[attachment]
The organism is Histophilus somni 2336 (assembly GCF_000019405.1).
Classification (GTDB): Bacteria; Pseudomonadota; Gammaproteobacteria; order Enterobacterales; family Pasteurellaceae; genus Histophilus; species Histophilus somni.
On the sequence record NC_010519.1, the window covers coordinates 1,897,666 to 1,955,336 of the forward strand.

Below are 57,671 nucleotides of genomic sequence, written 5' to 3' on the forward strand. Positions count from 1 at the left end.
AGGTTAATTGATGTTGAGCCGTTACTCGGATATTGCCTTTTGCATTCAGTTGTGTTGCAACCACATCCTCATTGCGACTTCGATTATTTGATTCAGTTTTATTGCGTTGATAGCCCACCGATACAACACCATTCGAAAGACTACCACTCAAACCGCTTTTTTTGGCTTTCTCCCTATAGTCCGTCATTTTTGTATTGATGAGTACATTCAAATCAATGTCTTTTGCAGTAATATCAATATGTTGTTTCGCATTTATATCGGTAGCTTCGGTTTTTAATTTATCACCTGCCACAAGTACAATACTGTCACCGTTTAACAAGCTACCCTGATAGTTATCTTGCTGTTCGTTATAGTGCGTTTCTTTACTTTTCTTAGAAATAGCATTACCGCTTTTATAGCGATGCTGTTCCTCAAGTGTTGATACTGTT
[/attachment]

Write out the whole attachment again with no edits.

The organism is Histophilus somni 2336 (assembly GCF_000019405.1).
Classification (GTDB): Bacteria; Pseudomonadota; Gammaproteobacteria; order Enterobacterales; family Pasteurellaceae; genus Histophilus; species Histophilus somni.
On the sequence record NC_010519.1, the window covers coordinates 1,897,666 to 1,955,336 of the forward strand.

Below are 57,671 nucleotides of genomic sequence, written 5' to 3' on the forward strand. Positions count from 1 at the left end.
AGGTTAATTGATGTTGAGCCGTTACTCGGATATTGCCTTTTGCATTCAGTTGTGTTGCAACCACATCCTCATTGCGACTTCGATTATTTGATTCAGTTTTATTGCGTTGATAGCCCACCGATACAACACCATTCGAAAGACTACCACTCAAACCGCTTTTTTTGGCTTTCTCCCTATAGTCCGTCATTTTTGTATTGATGAGTACATTCAAATCAATGTCTTTTGCAGTAATATCAATATGTTGTTTCGCATTTATATCGGTAGCTTCGGTTTTTAATTTATCACCTGCCACAAGTACAATACTGTCACCGTTTAACAAGCTACCCTGATAGTTATCTTGCTGTTCGTTATAGTGCGTTTCTTTACTTTTCTTAGAAATAGCATTACCGCTTTTATAGCGATGCTGTTCCTCAAGTGTTGATACTGTT